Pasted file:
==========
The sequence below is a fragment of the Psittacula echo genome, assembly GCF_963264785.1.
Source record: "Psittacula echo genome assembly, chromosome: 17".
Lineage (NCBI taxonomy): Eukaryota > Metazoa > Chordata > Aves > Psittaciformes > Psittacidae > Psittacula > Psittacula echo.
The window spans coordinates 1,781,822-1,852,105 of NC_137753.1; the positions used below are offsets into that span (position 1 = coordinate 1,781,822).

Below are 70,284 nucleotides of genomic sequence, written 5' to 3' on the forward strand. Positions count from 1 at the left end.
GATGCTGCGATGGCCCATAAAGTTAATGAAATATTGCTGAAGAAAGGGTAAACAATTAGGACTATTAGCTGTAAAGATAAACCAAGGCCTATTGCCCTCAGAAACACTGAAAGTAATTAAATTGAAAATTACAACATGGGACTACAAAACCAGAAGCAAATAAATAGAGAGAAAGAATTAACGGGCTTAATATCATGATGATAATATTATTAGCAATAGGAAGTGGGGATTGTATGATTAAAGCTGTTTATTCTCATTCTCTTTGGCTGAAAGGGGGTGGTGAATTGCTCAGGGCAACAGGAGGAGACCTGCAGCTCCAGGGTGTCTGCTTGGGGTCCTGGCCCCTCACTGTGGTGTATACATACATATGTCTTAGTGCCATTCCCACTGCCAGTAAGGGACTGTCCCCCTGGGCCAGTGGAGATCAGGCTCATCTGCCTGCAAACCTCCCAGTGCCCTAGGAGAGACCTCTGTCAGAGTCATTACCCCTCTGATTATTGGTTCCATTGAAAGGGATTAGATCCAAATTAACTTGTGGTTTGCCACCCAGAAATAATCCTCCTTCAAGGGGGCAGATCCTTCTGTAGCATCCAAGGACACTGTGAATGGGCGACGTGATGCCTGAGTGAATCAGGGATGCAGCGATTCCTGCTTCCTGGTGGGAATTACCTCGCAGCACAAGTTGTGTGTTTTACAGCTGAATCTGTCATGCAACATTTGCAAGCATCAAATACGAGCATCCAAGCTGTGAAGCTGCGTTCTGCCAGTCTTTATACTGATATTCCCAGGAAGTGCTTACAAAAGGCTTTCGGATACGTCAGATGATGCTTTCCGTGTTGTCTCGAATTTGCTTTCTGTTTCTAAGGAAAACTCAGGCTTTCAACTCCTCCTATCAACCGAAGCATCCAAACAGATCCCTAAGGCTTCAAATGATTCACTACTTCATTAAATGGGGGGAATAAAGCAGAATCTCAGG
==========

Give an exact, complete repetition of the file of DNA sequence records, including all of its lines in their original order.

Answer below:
The sequence below is a fragment of the Psittacula echo genome, assembly GCF_963264785.1.
Source record: "Psittacula echo genome assembly, chromosome: 17".
Lineage (NCBI taxonomy): Eukaryota > Metazoa > Chordata > Aves > Psittaciformes > Psittacidae > Psittacula > Psittacula echo.
The window spans coordinates 1,781,822-1,852,105 of NC_137753.1; the positions used below are offsets into that span (position 1 = coordinate 1,781,822).

Below are 70,284 nucleotides of genomic sequence, written 5' to 3' on the forward strand. Positions count from 1 at the left end.
GATGCTGCGATGGCCCATAAAGTTAATGAAATATTGCTGAAGAAAGGGTAAACAATTAGGACTATTAGCTGTAAAGATAAACCAAGGCCTATTGCCCTCAGAAACACTGAAAGTAATTAAATTGAAAATTACAACATGGGACTACAAAACCAGAAGCAAATAAATAGAGAGAAAGAATTAACGGGCTTAATATCATGATGATAATATTATTAGCAATAGGAAGTGGGGATTGTATGATTAAAGCTGTTTATTCTCATTCTCTTTGGCTGAAAGGGGGTGGTGAATTGCTCAGGGCAACAGGAGGAGACCTGCAGCTCCAGGGTGTCTGCTTGGGGTCCTGGCCCCTCACTGTGGTGTATACATACATATGTCTTAGTGCCATTCCCACTGCCAGTAAGGGACTGTCCCCCTGGGCCAGTGGAGATCAGGCTCATCTGCCTGCAAACCTCCCAGTGCCCTAGGAGAGACCTCTGTCAGAGTCATTACCCCTCTGATTATTGGTTCCATTGAAAGGGATTAGATCCAAATTAACTTGTGGTTTGCCACCCAGAAATAATCCTCCTTCAAGGGGGCAGATCCTTCTGTAGCATCCAAGGACACTGTGAATGGGCGACGTGATGCCTGAGTGAATCAGGGATGCAGCGATTCCTGCTTCCTGGTGGGAATTACCTCGCAGCACAAGTTGTGTGTTTTACAGCTGAATCTGTCATGCAACATTTGCAAGCATCAAATACGAGCATCCAAGCTGTGAAGCTGCGTTCTGCCAGTCTTTATACTGATATTCCCAGGAAGTGCTTACAAAAGGCTTTCGGATACGTCAGATGATGCTTTCCGTGTTGTCTCGAATTTGCTTTCTGTTTCTAAGGAAAACTCAGGCTTTCAACTCCTCCTATCAACCGAAGCATCCAAACAGATCCCTAAGGCTTCAAATGATTCACTACTTCATTAAATGGGGGGAATAAAGCAGAATCTCAGG